Why was the study done?
In May 2016, firefighters battled a fire that threatened the town of Fort McMurray, Alberta. The firefighters involved were exposed to both the physical and the emotional trauma of a devastating fire. A cohort of these firefighters was examined to determine the long term effects of the incident.
The current study had two goals:
- Estimate the prevalence of posttraumatic stress disorder (PTSD), depression, and anxiety in the firefighters deployed to the Fort McMurray fire.
- Determine cut-off points on mental health measures that are tailored to the firefighter sector, especially those who go through a similar experience.
What was done in the study?
A cohort was created by recruiting firefighters from Alberta that were deployed to the Fort McMurray fire. A group of 998 firefighters completed mental health measures at recruitment, winter/spring 2017-2018, and winter 2018-2019. Participants that scored above cut-off scores on the PTSD, depression, and anxiety measures were invited to participate in structured clinical interviews that were carried out from August 2019 to February 2020. A total of 192 participants completed the interview.
What did we find out?
- Of the 192 people interviewed, 127 were diagnosed with at least one mental health disorder (PTSD 40.6%; Anxiety 30.7%; Depression 28.5%; Substance Use 23.4%).
- Based on the data collected from interviewed participants, the researchers estimate that the prevalence rates in the cohort (998 participants) are:
- PTSD 21.4%
- Anxiety 15.8%
- Depression 14.3%
- Substance Use 17.3%
- The study suggests that researchers establish cut-off points on psychological measures that are valid for the population being studied. For firefighters, the main adjustments would be lowering the cut-off level for PTSD measures and raising it for anxiety measures.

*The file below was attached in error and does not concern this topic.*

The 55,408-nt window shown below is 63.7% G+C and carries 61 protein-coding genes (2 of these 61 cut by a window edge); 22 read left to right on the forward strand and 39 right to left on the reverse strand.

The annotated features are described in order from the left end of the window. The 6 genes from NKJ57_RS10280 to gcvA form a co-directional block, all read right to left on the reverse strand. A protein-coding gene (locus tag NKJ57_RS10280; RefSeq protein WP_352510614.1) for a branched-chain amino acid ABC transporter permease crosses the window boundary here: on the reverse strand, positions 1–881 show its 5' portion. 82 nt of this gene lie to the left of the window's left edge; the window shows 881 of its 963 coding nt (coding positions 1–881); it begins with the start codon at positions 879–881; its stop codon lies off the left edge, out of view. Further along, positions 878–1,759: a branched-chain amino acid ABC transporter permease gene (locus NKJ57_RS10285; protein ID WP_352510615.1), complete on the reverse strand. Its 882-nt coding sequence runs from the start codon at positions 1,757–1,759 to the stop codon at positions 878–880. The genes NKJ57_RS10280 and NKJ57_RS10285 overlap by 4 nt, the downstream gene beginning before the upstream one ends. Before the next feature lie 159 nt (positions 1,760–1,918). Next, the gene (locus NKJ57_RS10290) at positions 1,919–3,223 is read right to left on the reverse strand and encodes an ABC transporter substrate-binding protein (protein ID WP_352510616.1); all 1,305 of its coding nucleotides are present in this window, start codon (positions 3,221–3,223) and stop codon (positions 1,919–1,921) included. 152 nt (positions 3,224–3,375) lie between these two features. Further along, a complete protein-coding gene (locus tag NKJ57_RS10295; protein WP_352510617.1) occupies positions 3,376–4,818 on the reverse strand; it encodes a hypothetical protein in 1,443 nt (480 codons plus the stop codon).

Where do we go from here?
This examination of a group of firefighters who faced a singular event has provided lots of information on how firefighters may react mentally to this type of event. The researchers followed up with the participants for years, looking at the long-term consequences of this incident. This study combined self-report measures with diagnostic interviews to better understand how many firefighters were experiencing mental health disorders. There were some limitations. On average, there was a year in between the last screen and the interview. Symptoms or changes in symptoms could have been caused or modified by intervening events. The study does support previous research that lists the prevalence rates of mental health disorders in firefighters as higher than those seen in the general population. The suggested adjustments to measure cut-off scores for this specific population may make identifying mental health issues in firefighters more accurate in the future.
The original wording of the study was changed and condensed for the current research summary.
Cherry, N., Galarneau, JM., Melnyk, A. & Patten, S. (2020). Prevalence of mental ill-health in a cohort of first responders attending the Fort McMurray fire. The Canadian Journal of Psychiatry. https://journals.sagepub.com/doi/10.1177/0706743720974824
Summary prepared by Kossick, E. Reviewed & Edited by Barootes, B. & Cherry, N.